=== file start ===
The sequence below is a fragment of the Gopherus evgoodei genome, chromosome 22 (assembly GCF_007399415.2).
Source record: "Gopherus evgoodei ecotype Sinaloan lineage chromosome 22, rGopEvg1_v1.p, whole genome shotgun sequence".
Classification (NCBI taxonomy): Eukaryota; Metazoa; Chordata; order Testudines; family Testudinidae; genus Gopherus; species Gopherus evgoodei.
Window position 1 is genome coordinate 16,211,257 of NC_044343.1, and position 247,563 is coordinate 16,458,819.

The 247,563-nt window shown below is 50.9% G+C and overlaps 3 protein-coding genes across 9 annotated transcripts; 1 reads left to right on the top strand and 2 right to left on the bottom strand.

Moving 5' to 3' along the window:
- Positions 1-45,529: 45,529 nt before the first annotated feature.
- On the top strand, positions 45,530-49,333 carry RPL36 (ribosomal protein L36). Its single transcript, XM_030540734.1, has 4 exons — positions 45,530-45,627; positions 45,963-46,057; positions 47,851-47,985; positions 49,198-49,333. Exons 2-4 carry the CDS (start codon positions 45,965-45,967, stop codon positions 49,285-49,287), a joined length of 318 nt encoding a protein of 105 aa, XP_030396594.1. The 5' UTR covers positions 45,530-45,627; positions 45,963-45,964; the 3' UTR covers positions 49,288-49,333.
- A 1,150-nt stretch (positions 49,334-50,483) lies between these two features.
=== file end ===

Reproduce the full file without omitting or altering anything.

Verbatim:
The sequence below is a fragment of the Gopherus evgoodei genome, chromosome 22 (assembly GCF_007399415.2).
Source record: "Gopherus evgoodei ecotype Sinaloan lineage chromosome 22, rGopEvg1_v1.p, whole genome shotgun sequence".
Classification (NCBI taxonomy): Eukaryota; Metazoa; Chordata; order Testudines; family Testudinidae; genus Gopherus; species Gopherus evgoodei.
Window position 1 is genome coordinate 16,211,257 of NC_044343.1, and position 247,563 is coordinate 16,458,819.

The 247,563-nt window shown below is 50.9% G+C and overlaps 3 protein-coding genes across 9 annotated transcripts; 1 reads left to right on the top strand and 2 right to left on the bottom strand.

Moving 5' to 3' along the window:
- Positions 1-45,529: 45,529 nt before the first annotated feature.
- On the top strand, positions 45,530-49,333 carry RPL36 (ribosomal protein L36). Its single transcript, XM_030540734.1, has 4 exons — positions 45,530-45,627; positions 45,963-46,057; positions 47,851-47,985; positions 49,198-49,333. Exons 2-4 carry the CDS (start codon positions 45,965-45,967, stop codon positions 49,285-49,287), a joined length of 318 nt encoding a protein of 105 aa, XP_030396594.1. The 5' UTR covers positions 45,530-45,627; positions 45,963-45,964; the 3' UTR covers positions 49,288-49,333.
- A 1,150-nt stretch (positions 49,334-50,483) lies between these two features.